February 9, 2013
The Keystone Ancient Forest is only accessible on the second Saturday of each month. So an overcast winter day with temperatures in the 40s found me driving Betty and John Henderson south and west 60 miles to Keystone Reservoir to the west of Sand Springs. We trekked three miles today through the crosstimbers north of the dam on the eastern shore of the lake.
Docents warming coffee over a fire by the trailhead greeted us and offered a trail guide, but we declined. First Betty and John, and then I, posed by a large metal cutout of the poem Lost by David Wagoner. A nearby sign showed the forest’s location in the crosstimbers and tallgrass prairie ecoregion.
We hiked in the same pattern we had last summer when we were about 10,000 feet higher in elevation at Lost Lake: John blazed the trail, I followed, and Betty often lagged far behind, a biology teacher fascinated by her subject. We soon forked off the paved Childers Trail onto the gravel and dirt Frank Trail. It had one switchback up the hillside and then crossed a clearing before plunging back into the crosstimbers.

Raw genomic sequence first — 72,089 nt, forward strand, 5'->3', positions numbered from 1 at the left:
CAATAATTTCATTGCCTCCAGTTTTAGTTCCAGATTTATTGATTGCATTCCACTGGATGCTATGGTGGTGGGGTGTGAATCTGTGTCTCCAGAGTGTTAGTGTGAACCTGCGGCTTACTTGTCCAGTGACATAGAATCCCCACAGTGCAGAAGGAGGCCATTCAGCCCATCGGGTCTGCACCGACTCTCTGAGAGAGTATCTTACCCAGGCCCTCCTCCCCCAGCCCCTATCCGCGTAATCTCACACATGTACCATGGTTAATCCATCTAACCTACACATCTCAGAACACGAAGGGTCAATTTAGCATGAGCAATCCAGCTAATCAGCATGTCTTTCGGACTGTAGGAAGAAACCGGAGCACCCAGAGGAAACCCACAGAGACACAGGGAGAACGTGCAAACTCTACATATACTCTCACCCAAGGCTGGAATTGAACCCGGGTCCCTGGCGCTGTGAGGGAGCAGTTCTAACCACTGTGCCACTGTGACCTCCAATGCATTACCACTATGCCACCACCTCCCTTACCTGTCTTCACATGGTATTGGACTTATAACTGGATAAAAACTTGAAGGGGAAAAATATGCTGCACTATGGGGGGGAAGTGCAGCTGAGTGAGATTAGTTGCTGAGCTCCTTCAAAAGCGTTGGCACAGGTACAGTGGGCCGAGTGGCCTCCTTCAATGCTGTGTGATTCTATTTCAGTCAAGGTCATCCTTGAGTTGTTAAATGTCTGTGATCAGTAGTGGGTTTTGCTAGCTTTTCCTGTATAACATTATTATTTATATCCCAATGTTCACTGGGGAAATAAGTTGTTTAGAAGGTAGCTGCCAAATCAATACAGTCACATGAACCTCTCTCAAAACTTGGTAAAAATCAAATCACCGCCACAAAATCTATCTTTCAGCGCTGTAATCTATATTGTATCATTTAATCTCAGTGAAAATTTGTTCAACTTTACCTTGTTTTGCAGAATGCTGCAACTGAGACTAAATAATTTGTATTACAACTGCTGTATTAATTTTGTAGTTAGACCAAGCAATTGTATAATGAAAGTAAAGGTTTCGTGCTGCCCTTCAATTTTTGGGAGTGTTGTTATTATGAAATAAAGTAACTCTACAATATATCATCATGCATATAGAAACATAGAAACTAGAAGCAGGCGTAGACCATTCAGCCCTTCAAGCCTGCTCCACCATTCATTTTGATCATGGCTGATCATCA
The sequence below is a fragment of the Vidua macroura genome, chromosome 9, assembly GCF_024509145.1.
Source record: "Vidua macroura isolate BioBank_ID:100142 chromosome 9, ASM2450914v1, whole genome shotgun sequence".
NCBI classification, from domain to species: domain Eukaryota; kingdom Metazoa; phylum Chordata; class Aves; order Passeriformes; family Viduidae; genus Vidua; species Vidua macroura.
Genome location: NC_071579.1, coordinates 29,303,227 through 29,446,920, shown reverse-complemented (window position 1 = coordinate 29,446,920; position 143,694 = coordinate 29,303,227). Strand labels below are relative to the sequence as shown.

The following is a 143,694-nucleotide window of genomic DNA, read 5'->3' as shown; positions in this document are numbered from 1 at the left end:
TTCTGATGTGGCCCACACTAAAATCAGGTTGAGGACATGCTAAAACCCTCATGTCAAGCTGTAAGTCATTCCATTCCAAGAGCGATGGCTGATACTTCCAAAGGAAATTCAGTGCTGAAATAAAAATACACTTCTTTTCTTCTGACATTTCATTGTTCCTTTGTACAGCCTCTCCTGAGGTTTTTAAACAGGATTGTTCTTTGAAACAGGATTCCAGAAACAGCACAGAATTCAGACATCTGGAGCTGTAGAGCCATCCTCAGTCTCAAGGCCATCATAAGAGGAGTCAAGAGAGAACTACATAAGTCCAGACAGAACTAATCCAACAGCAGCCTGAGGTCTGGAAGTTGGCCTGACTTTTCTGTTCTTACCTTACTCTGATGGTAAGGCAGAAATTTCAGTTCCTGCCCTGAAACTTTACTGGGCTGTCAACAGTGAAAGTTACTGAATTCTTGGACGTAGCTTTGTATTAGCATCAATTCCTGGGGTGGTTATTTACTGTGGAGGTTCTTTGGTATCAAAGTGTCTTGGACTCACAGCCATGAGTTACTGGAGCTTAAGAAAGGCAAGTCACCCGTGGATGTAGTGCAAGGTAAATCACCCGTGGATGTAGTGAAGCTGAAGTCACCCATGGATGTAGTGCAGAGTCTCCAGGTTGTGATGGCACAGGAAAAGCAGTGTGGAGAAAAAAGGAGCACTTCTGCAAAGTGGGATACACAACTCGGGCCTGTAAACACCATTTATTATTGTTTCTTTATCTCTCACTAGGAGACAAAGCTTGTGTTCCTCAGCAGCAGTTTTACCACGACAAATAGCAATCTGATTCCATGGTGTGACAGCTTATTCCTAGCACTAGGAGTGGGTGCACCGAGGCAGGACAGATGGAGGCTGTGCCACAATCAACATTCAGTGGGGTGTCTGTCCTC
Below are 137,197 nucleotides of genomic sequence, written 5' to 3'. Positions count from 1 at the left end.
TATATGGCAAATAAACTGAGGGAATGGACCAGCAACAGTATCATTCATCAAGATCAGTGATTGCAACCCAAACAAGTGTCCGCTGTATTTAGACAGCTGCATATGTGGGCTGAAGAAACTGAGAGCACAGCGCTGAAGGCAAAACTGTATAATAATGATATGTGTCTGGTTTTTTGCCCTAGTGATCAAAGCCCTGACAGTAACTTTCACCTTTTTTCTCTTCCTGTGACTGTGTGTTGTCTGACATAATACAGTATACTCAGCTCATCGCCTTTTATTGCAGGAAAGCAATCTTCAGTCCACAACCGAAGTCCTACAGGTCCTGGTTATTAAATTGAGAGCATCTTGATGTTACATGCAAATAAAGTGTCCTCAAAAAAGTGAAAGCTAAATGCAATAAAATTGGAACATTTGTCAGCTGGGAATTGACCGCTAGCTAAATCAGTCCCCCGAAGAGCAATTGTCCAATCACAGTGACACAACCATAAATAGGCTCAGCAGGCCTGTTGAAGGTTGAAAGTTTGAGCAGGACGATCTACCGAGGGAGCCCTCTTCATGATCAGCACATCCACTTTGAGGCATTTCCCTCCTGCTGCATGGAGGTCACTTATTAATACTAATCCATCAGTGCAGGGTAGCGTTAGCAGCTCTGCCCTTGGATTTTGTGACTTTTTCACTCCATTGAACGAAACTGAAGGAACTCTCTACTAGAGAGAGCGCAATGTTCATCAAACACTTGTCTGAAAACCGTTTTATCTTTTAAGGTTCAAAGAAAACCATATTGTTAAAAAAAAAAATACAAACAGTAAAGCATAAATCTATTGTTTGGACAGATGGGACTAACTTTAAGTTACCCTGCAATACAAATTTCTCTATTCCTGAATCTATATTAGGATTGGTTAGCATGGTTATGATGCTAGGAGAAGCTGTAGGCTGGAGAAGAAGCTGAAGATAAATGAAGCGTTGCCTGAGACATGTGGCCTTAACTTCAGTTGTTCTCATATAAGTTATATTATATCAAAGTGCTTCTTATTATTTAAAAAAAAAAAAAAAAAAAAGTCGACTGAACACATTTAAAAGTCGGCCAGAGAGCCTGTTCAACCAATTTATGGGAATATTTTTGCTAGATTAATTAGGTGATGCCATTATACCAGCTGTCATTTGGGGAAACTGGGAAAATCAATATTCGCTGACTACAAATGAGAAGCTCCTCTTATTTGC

John and Betty posed atop some trailside stump seats. John, who hunts deer, was pointing out deer tracks and trail scat while Betty spotted the remains of an old deer stand. We reached the end of the trail with its overlook of the lake. A sign told about Washington Irving’s trek through the area in 1832. The bridge of the Sand Springs Expressway was visible to the left of the panoramic lake view.
On the way back I posed atop another stump seat and we took a short side loop for another overlook of the lake, where first the Hendersons and then I posed as a light rain began to fall. That kept us from completing the rest of the short paved Childers trail, opting to head straight back to the dry car. It was a short but enjoyable hike, and I plan to return later this year to see it when the oaks are leafed out.